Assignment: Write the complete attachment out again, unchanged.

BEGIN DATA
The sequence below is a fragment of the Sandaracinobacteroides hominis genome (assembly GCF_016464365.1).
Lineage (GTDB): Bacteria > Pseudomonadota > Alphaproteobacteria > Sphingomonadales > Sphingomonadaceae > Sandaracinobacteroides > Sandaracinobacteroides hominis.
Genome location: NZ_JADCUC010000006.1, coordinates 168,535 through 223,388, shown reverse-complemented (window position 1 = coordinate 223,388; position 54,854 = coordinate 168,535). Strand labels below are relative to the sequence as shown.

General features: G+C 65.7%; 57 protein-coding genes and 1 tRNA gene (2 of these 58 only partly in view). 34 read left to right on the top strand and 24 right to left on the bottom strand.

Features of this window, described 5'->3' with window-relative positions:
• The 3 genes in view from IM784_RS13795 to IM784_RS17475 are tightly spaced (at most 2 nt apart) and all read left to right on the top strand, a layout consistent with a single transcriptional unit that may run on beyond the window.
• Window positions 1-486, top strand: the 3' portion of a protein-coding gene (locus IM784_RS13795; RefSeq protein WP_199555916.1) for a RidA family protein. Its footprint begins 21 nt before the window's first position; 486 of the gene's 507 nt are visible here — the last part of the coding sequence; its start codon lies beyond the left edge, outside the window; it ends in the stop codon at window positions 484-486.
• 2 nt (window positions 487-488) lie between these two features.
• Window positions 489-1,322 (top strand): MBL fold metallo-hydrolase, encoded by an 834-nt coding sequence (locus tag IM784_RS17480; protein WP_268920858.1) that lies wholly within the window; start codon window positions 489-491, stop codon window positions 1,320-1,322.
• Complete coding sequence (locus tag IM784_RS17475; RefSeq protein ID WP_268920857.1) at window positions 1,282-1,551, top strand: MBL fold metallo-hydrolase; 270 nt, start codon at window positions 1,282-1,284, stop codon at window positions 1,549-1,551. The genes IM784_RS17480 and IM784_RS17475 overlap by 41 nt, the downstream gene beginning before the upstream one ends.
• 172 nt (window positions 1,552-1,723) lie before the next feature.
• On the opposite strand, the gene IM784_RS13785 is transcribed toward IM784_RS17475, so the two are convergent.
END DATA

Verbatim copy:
The sequence below is a fragment of the Sandaracinobacteroides hominis genome (assembly GCF_016464365.1).
Lineage (GTDB): Bacteria > Pseudomonadota > Alphaproteobacteria > Sphingomonadales > Sphingomonadaceae > Sandaracinobacteroides > Sandaracinobacteroides hominis.
Genome location: NZ_JADCUC010000006.1, coordinates 168,535 through 223,388, shown reverse-complemented (window position 1 = coordinate 223,388; position 54,854 = coordinate 168,535). Strand labels below are relative to the sequence as shown.

General features: G+C 65.7%; 57 protein-coding genes and 1 tRNA gene (2 of these 58 only partly in view). 34 read left to right on the top strand and 24 right to left on the bottom strand.

Features of this window, described 5'->3' with window-relative positions:
• The 3 genes in view from IM784_RS13795 to IM784_RS17475 are tightly spaced (at most 2 nt apart) and all read left to right on the top strand, a layout consistent with a single transcriptional unit that may run on beyond the window.
• Window positions 1-486, top strand: the 3' portion of a protein-coding gene (locus IM784_RS13795; RefSeq protein WP_199555916.1) for a RidA family protein. Its footprint begins 21 nt before the window's first position; 486 of the gene's 507 nt are visible here — the last part of the coding sequence; its start codon lies beyond the left edge, outside the window; it ends in the stop codon at window positions 484-486.
• 2 nt (window positions 487-488) lie between these two features.
• Window positions 489-1,322 (top strand): MBL fold metallo-hydrolase, encoded by an 834-nt coding sequence (locus tag IM784_RS17480; protein WP_268920858.1) that lies wholly within the window; start codon window positions 489-491, stop codon window positions 1,320-1,322.
• Complete coding sequence (locus tag IM784_RS17475; RefSeq protein ID WP_268920857.1) at window positions 1,282-1,551, top strand: MBL fold metallo-hydrolase; 270 nt, start codon at window positions 1,282-1,284, stop codon at window positions 1,549-1,551. The genes IM784_RS17480 and IM784_RS17475 overlap by 41 nt, the downstream gene beginning before the upstream one ends.
• 172 nt (window positions 1,552-1,723) lie before the next feature.
• On the opposite strand, the gene IM784_RS13785 is transcribed toward IM784_RS17475, so the two are convergent.